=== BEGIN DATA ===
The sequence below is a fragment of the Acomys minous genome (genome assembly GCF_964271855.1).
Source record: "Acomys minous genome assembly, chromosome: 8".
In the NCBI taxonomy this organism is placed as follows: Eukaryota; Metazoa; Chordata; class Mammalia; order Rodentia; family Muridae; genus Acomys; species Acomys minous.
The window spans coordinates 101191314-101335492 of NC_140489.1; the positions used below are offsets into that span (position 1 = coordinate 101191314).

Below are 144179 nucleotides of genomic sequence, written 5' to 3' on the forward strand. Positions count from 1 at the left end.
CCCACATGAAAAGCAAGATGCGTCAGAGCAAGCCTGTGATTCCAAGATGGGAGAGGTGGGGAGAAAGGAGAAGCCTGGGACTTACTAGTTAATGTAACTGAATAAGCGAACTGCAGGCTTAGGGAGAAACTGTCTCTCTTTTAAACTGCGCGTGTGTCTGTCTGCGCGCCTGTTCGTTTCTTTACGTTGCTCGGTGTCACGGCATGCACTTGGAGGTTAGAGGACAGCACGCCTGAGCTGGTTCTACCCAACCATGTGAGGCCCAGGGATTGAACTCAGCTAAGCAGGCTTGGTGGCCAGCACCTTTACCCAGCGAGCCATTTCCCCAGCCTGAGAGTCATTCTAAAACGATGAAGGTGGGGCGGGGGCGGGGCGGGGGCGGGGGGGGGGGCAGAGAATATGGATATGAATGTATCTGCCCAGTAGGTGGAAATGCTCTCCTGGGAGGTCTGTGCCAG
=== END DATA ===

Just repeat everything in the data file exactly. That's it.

The sequence below is a fragment of the Acomys minous genome (genome assembly GCF_964271855.1).
Source record: "Acomys minous genome assembly, chromosome: 8".
In the NCBI taxonomy this organism is placed as follows: Eukaryota; Metazoa; Chordata; class Mammalia; order Rodentia; family Muridae; genus Acomys; species Acomys minous.
The window spans coordinates 101191314-101335492 of NC_140489.1; the positions used below are offsets into that span (position 1 = coordinate 101191314).

Below are 144179 nucleotides of genomic sequence, written 5' to 3' on the forward strand. Positions count from 1 at the left end.
CCCACATGAAAAGCAAGATGCGTCAGAGCAAGCCTGTGATTCCAAGATGGGAGAGGTGGGGAGAAAGGAGAAGCCTGGGACTTACTAGTTAATGTAACTGAATAAGCGAACTGCAGGCTTAGGGAGAAACTGTCTCTCTTTTAAACTGCGCGTGTGTCTGTCTGCGCGCCTGTTCGTTTCTTTACGTTGCTCGGTGTCACGGCATGCACTTGGAGGTTAGAGGACAGCACGCCTGAGCTGGTTCTACCCAACCATGTGAGGCCCAGGGATTGAACTCAGCTAAGCAGGCTTGGTGGCCAGCACCTTTACCCAGCGAGCCATTTCCCCAGCCTGAGAGTCATTCTAAAACGATGAAGGTGGGGCGGGGGCGGGGCGGGGGCGGGGGGGGGGGCAGAGAATATGGATATGAATGTATCTGCCCAGTAGGTGGAAATGCTCTCCTGGGAGGTCTGTGCCAG